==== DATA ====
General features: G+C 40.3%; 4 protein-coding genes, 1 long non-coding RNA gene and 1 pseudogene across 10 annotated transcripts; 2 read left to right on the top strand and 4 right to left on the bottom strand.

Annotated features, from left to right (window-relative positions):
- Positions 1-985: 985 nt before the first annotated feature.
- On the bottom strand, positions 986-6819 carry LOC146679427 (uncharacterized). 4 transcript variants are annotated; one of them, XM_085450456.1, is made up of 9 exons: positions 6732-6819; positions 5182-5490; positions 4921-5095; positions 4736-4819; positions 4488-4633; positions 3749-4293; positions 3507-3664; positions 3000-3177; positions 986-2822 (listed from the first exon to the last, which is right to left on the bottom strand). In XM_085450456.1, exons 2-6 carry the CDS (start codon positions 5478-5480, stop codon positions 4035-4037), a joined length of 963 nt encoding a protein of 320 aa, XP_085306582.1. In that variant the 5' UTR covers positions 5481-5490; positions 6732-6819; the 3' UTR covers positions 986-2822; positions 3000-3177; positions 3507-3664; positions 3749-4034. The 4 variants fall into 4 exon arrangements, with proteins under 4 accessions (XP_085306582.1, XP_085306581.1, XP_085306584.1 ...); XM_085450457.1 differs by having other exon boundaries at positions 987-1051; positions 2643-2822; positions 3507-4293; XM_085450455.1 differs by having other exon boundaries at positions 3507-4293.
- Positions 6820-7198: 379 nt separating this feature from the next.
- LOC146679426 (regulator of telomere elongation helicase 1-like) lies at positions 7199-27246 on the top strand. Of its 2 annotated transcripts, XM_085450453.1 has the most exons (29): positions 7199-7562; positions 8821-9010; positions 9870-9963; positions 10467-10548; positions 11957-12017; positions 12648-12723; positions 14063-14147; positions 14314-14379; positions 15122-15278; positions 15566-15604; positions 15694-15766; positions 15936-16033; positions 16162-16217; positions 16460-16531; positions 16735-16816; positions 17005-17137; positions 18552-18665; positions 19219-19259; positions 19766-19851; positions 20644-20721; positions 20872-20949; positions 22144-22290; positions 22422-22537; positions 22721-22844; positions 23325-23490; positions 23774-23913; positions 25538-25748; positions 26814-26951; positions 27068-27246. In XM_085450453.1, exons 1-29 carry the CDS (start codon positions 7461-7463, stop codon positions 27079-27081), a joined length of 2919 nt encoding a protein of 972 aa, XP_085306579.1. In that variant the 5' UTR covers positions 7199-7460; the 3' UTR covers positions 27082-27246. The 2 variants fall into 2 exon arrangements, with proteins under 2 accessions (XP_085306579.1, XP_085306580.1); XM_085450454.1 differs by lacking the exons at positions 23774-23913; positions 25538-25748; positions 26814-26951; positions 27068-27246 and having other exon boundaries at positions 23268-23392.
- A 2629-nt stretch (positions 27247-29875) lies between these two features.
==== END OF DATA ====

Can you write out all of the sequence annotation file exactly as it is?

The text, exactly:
General features: G+C 40.3%; 4 protein-coding genes, 1 long non-coding RNA gene and 1 pseudogene across 10 annotated transcripts; 2 read left to right on the top strand and 4 right to left on the bottom strand.

Annotated features, from left to right (window-relative positions):
- Positions 1-985: 985 nt before the first annotated feature.
- On the bottom strand, positions 986-6819 carry LOC146679427 (uncharacterized). 4 transcript variants are annotated; one of them, XM_085450456.1, is made up of 9 exons: positions 6732-6819; positions 5182-5490; positions 4921-5095; positions 4736-4819; positions 4488-4633; positions 3749-4293; positions 3507-3664; positions 3000-3177; positions 986-2822 (listed from the first exon to the last, which is right to left on the bottom strand). In XM_085450456.1, exons 2-6 carry the CDS (start codon positions 5478-5480, stop codon positions 4035-4037), a joined length of 963 nt encoding a protein of 320 aa, XP_085306582.1. In that variant the 5' UTR covers positions 5481-5490; positions 6732-6819; the 3' UTR covers positions 986-2822; positions 3000-3177; positions 3507-3664; positions 3749-4034. The 4 variants fall into 4 exon arrangements, with proteins under 4 accessions (XP_085306582.1, XP_085306581.1, XP_085306584.1 ...); XM_085450457.1 differs by having other exon boundaries at positions 987-1051; positions 2643-2822; positions 3507-4293; XM_085450455.1 differs by having other exon boundaries at positions 3507-4293.
- Positions 6820-7198: 379 nt separating this feature from the next.
- LOC146679426 (regulator of telomere elongation helicase 1-like) lies at positions 7199-27246 on the top strand. Of its 2 annotated transcripts, XM_085450453.1 has the most exons (29): positions 7199-7562; positions 8821-9010; positions 9870-9963; positions 10467-10548; positions 11957-12017; positions 12648-12723; positions 14063-14147; positions 14314-14379; positions 15122-15278; positions 15566-15604; positions 15694-15766; positions 15936-16033; positions 16162-16217; positions 16460-16531; positions 16735-16816; positions 17005-17137; positions 18552-18665; positions 19219-19259; positions 19766-19851; positions 20644-20721; positions 20872-20949; positions 22144-22290; positions 22422-22537; positions 22721-22844; positions 23325-23490; positions 23774-23913; positions 25538-25748; positions 26814-26951; positions 27068-27246. In XM_085450453.1, exons 1-29 carry the CDS (start codon positions 7461-7463, stop codon positions 27079-27081), a joined length of 2919 nt encoding a protein of 972 aa, XP_085306579.1. In that variant the 5' UTR covers positions 7199-7460; the 3' UTR covers positions 27082-27246. The 2 variants fall into 2 exon arrangements, with proteins under 2 accessions (XP_085306579.1, XP_085306580.1); XM_085450454.1 differs by lacking the exons at positions 23774-23913; positions 25538-25748; positions 26814-26951; positions 27068-27246 and having other exon boundaries at positions 23268-23392.
- A 2629-nt stretch (positions 27247-29875) lies between these two features.